Predictors of mortality in nursing home residents

Jiska Cohen Mansfield, Marcia S. Marx, Steven Lipson, Perla Werner

Research output: Contribution to journalArticlepeer-review


A prospective cohort study was conducted to examine predictors of mortality in the nursing home. Participants were 399 long-term nursing home residents, who were followed up for 11 years at the end of which 380 had died, 16 were still alive, 2 were discharged with unknown status, and 1 was alive when discharged. The median duration from baseline to death was 2.75 years. For cognitively intact residents, male gender, larger number of medical diagnoses, and manifestations of physically nonaggressive agitated behaviors (e.g., restlessness, pacing) were significant predictors. For cognitively impaired residents, the significant predictors were older age, impaired activities of daily living, and screaming behavior at a high frequency. Cognitive impairment is important both in predicting death in this population and in understanding the impact of other predictors. The impact of agitated behaviors, quality of social relations, and appetite on mortality highlights issues of quality of life at the end of life.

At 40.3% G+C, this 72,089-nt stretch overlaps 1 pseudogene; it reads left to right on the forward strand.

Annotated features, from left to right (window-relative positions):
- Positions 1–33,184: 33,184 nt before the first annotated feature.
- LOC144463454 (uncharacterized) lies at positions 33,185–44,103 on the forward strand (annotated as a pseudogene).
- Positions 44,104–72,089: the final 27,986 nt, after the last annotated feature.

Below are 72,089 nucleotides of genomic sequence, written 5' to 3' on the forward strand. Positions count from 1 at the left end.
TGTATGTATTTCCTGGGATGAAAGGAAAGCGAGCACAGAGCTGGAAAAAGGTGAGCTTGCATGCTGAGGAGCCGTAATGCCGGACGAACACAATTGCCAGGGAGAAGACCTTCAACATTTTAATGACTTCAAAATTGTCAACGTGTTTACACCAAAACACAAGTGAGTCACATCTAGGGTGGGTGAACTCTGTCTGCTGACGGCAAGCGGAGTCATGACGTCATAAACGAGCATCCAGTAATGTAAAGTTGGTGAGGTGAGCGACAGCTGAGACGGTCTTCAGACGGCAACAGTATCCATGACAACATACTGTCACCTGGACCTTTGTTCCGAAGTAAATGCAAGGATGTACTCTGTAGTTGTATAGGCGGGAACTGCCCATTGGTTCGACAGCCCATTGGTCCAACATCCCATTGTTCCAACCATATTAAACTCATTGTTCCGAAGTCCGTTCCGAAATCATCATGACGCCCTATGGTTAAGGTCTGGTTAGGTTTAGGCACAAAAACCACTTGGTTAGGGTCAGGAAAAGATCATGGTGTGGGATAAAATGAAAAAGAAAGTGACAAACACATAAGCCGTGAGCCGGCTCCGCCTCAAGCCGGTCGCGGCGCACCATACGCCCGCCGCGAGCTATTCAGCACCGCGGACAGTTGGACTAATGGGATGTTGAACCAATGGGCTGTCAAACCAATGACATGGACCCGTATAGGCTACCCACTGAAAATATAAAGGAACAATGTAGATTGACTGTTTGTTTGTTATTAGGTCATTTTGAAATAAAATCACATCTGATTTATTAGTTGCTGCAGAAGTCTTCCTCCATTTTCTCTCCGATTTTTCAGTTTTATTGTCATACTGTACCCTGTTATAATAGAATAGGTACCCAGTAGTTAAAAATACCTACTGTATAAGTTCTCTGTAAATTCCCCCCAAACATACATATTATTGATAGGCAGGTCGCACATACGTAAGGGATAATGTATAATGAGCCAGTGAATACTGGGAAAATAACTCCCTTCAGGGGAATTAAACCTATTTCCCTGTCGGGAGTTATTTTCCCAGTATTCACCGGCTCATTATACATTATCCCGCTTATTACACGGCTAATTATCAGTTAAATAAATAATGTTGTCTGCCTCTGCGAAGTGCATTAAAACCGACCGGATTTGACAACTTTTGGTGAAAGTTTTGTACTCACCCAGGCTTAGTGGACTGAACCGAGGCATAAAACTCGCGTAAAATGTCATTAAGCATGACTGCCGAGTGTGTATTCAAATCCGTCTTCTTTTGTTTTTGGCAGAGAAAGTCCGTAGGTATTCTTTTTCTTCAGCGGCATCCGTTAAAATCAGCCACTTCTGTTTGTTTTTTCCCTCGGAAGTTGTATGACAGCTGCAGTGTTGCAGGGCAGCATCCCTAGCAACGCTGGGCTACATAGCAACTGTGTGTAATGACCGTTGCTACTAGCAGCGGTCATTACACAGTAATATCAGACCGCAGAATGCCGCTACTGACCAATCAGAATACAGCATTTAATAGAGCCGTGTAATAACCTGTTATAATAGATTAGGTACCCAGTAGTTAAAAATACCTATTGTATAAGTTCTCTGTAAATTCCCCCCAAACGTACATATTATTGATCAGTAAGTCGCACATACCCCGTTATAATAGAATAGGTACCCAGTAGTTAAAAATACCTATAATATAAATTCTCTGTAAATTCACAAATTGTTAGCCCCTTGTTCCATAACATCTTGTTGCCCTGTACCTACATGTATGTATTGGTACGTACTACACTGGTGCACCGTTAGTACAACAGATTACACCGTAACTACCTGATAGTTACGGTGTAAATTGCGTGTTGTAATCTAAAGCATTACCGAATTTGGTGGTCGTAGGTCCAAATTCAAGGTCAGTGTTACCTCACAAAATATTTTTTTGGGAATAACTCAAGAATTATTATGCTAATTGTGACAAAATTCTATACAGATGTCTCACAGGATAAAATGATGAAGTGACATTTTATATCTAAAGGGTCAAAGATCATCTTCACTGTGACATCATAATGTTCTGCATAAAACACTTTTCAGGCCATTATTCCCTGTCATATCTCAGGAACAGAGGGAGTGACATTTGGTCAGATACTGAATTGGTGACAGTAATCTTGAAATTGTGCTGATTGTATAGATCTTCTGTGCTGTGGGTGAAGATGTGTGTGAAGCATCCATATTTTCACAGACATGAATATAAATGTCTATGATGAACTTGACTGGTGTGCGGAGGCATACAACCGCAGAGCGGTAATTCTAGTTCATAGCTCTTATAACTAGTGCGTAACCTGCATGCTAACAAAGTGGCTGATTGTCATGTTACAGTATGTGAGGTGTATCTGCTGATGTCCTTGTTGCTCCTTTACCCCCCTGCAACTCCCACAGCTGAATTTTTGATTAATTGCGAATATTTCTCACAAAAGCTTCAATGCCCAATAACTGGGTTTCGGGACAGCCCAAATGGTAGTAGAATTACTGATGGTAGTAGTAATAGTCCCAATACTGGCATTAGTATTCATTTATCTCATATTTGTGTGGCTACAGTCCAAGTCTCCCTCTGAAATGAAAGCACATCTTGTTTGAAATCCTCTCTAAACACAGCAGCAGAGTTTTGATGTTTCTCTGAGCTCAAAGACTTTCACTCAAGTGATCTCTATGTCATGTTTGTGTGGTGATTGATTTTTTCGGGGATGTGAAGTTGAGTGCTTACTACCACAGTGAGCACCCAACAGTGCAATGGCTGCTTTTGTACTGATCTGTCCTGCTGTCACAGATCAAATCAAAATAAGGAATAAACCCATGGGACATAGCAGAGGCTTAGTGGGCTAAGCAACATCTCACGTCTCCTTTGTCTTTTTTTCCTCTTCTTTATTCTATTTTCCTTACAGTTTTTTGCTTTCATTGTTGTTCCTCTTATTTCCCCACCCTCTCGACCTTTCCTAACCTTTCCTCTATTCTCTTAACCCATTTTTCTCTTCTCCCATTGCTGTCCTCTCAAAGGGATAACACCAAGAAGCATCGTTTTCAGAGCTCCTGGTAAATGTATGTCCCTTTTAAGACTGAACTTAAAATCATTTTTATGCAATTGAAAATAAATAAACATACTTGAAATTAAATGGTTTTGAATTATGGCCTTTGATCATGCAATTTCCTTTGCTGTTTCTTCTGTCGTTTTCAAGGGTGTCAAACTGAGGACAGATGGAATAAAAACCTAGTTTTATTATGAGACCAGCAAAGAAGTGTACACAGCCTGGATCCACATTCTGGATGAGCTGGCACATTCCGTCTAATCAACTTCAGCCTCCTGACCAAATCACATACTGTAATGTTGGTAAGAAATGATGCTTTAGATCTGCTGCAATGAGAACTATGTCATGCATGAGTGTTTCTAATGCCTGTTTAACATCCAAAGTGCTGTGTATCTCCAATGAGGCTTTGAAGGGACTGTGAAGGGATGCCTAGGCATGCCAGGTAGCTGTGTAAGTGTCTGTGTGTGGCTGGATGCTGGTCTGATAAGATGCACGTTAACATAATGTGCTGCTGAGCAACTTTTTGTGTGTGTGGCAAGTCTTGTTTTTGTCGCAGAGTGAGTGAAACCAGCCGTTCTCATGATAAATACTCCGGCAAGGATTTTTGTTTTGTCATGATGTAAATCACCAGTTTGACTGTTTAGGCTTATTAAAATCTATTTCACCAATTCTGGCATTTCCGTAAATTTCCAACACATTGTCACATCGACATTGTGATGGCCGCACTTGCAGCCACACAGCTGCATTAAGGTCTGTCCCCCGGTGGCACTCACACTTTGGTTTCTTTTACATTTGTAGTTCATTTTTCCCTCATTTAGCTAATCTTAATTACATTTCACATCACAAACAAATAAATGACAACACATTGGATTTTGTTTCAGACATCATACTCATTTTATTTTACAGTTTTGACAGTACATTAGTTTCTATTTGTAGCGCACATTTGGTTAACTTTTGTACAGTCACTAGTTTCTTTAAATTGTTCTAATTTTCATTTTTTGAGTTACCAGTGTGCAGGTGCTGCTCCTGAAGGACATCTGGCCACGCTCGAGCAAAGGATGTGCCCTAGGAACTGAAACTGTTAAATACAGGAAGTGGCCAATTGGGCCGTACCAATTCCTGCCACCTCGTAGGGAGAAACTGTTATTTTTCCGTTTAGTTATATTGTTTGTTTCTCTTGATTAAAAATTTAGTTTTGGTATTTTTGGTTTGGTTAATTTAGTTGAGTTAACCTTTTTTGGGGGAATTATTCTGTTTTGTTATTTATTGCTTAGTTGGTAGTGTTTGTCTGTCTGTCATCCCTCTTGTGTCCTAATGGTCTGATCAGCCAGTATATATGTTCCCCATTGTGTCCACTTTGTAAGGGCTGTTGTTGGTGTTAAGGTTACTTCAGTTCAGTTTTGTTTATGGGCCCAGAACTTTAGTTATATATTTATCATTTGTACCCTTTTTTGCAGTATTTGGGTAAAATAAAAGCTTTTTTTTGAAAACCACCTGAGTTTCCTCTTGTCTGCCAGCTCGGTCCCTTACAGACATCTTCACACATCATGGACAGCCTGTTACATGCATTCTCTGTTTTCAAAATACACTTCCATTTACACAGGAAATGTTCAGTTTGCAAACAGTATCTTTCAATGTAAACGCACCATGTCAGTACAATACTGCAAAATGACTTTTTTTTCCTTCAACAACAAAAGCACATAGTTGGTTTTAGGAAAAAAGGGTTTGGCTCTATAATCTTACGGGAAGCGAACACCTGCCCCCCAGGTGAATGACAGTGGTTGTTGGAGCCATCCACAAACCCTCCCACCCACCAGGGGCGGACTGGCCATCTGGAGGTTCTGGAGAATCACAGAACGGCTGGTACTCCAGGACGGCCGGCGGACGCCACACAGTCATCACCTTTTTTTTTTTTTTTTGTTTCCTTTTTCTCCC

Original languageEnglish
Pages (from-to)273-280
Number of pages8
JournalJournal of Clinical Epidemiology
Issue number4
StatePublished - Apr 1999

Bibliographical note

Funding Information:
This study was supported by grant K01AG00547 from the National Institutes of Aging.


  • Aggression
  • Agitation
  • Behavior problems
  • Mortality
  • Nursing home
  • Restlessness
  • Screaming

ASJC Scopus subject areas

  • Epidemiology


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